HONG KONG • Mr Cheng Yu Tung, a gold-shop apprentice who married his boss' daughter and helped develop the world's largest jewellery retailer, has died. He was 91.
Mr Cheng died peacefully with his family by his side on Thursday.
Like his fellow Hong Kong billionaire Li Ka Shing, Mr Cheng was among Chinese refugees who fled Japanese invaders and made it big outside of the mainland.
Mr Cheng, the third-richest tycoon in Hong Kong according to the Bloomberg Billionaires Index, had an estimated net worth of US$12.7 billion (S$17 billion) through his holdings in Chow Tai Fook Jewellery Group and property conglomerate New World Development.
He was "a born entrepreneur", Mr Raymond Or, a friend and former vice-chairman and chief executive officer of Hang Seng Bank, said in a September 2012 interview. His business and investment decisions were "aggressive yet they hit the spot even in tough times", Mr Or said.
Chow Tai Fook Jewellery operates more than 2,000 outlets in China and Hong Kong. Its revenue was more than 70 per cent larger than that of New York-based Tiffany and Co in the latest fiscal year.
New World Development's businesses include property, energy, transport and department stores.
Mr Cheng was born in 1925 in Shunde, a city in Guangdong. In 1940, he fled to Macau to escape China's war with Japan. At the age of 15, he got his first job as an apprentice at the gold shop of family friend Chow Chi Yeun, who founded Chow Tai Fook in 1929. Three years later, he married Mr Chow's daughter, Tsui Ying, in a marriage arranged by their fathers.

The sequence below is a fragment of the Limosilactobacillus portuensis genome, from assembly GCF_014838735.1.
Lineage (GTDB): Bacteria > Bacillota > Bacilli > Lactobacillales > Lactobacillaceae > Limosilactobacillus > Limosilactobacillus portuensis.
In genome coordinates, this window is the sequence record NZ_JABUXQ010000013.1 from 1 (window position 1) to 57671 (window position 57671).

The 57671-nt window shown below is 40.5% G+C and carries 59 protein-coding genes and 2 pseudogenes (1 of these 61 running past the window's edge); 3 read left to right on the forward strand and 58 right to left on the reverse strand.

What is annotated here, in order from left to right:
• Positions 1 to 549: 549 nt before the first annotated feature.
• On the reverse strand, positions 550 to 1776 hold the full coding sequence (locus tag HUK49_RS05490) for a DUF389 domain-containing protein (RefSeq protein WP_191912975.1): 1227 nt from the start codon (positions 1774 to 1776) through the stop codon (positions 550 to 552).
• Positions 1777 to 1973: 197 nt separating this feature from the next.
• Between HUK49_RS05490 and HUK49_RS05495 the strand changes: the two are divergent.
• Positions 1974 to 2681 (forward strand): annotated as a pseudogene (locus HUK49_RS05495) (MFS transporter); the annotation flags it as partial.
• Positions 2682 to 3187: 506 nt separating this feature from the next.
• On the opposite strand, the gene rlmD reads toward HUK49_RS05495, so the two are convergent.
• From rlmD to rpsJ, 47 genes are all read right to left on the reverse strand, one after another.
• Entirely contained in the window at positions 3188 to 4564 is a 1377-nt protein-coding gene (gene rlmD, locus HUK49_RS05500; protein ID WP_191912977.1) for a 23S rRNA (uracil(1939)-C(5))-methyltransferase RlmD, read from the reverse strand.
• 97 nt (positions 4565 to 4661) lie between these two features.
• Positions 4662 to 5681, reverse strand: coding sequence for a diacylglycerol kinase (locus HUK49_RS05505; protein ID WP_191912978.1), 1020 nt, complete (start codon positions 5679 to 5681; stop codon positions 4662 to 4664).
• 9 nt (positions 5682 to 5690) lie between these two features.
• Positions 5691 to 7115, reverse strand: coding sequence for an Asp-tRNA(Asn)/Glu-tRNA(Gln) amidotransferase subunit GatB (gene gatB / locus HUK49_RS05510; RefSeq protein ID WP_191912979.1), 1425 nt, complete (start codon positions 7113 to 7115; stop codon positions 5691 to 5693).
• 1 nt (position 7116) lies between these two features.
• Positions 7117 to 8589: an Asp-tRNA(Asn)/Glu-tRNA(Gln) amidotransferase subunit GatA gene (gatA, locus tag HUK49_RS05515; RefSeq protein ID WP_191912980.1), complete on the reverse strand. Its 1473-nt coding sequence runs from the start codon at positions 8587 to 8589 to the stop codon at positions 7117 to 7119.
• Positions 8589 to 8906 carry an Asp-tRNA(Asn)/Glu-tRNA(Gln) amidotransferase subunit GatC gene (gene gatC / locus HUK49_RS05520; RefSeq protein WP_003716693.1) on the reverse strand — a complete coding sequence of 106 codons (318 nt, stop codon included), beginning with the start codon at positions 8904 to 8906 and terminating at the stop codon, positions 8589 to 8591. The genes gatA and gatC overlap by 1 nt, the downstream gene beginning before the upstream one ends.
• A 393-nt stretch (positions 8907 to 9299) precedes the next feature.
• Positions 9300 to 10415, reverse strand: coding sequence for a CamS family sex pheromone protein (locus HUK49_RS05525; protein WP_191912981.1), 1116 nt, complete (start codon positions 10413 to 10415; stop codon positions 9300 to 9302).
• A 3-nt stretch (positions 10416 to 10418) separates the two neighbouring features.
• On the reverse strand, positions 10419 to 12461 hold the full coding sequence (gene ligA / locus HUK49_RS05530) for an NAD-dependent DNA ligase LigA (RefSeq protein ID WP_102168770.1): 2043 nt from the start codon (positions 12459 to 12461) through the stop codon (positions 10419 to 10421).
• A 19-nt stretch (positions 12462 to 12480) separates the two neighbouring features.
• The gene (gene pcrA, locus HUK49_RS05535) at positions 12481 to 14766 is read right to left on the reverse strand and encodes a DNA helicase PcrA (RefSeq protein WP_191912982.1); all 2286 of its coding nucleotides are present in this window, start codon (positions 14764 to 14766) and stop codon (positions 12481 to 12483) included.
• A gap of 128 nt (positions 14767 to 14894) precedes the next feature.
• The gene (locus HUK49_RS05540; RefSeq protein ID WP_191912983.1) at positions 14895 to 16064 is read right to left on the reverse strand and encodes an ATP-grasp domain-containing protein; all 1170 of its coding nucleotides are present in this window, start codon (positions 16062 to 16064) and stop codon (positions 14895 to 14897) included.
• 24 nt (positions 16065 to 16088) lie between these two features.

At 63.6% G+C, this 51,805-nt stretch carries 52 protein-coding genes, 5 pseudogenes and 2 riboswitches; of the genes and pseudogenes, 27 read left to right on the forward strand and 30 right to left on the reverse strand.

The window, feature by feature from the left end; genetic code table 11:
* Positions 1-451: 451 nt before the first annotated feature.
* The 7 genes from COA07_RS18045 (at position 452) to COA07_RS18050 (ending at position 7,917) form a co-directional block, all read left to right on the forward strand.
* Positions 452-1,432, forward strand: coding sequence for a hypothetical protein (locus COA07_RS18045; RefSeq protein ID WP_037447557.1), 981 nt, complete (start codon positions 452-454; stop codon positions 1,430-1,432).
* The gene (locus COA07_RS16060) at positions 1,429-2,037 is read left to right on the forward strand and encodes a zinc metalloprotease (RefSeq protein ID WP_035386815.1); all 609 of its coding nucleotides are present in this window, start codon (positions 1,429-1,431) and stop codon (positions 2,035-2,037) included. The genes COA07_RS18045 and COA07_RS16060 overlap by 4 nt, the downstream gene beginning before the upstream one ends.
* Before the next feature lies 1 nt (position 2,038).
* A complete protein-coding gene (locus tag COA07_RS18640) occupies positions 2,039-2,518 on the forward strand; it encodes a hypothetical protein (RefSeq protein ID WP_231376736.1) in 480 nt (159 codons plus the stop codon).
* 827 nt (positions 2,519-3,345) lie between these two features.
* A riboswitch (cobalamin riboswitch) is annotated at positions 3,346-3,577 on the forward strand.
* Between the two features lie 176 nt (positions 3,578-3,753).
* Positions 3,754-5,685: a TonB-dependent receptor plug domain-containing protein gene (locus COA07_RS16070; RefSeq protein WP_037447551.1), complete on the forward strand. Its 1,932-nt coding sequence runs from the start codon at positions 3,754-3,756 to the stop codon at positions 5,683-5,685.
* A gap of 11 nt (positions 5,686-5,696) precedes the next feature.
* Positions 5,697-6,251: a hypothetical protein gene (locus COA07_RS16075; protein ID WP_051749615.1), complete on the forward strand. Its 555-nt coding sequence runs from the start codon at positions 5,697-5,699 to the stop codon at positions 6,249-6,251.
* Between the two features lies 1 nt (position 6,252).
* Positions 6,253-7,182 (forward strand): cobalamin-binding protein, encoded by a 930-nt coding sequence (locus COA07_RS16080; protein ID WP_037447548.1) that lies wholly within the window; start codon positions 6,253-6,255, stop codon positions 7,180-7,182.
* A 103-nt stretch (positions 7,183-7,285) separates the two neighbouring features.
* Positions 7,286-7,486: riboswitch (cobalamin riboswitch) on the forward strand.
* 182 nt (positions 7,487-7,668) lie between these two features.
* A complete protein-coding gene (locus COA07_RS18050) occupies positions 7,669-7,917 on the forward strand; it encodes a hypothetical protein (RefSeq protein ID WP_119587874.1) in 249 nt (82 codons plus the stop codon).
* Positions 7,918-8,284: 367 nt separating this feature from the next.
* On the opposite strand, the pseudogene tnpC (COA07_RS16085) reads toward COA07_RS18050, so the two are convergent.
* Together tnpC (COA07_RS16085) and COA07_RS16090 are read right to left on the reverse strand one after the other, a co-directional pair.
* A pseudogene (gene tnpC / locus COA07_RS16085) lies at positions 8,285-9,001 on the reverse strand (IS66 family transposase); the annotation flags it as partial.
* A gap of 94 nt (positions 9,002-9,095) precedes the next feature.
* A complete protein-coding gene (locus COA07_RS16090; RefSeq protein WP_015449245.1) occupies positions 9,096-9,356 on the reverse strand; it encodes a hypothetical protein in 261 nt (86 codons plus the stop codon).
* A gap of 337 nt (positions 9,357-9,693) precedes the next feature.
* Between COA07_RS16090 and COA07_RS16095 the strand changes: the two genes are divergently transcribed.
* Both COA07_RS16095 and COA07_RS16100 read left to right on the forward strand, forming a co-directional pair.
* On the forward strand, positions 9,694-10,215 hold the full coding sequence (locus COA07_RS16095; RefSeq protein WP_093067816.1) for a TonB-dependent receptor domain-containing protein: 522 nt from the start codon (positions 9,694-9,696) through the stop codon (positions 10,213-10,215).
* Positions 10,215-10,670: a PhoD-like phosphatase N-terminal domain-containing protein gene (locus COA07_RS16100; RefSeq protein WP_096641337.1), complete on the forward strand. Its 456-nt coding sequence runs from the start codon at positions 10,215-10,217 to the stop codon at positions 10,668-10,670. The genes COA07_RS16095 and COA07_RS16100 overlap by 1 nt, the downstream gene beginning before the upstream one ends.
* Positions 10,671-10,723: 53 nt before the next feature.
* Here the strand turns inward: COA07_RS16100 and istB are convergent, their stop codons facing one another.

In 1946, Mr Cheng moved to Hong Kong from Macau to open a store. The jewellery chain expanded as Hong Kong's population doubled to almost 1.5 million with mostly displaced refugees. By 1950, the city's population had swelled to more than two million as Chinese fled Communist China, and Mr Cheng used the profits from selling gold to fund his property purchases.
He was a major philanthropist. In April 2012, he spoke at a groundbreaking event for a building named after him at the Hong Kong University of Science and Technology. In 2008, he pledged millions of dollars to the University of Hong Kong. "Because I lost my chance to go to school, I want to help the future generations of our nation to be educated," the Standard reported him saying at the time.
Mr Cheng and his wife had two sons and two daughters.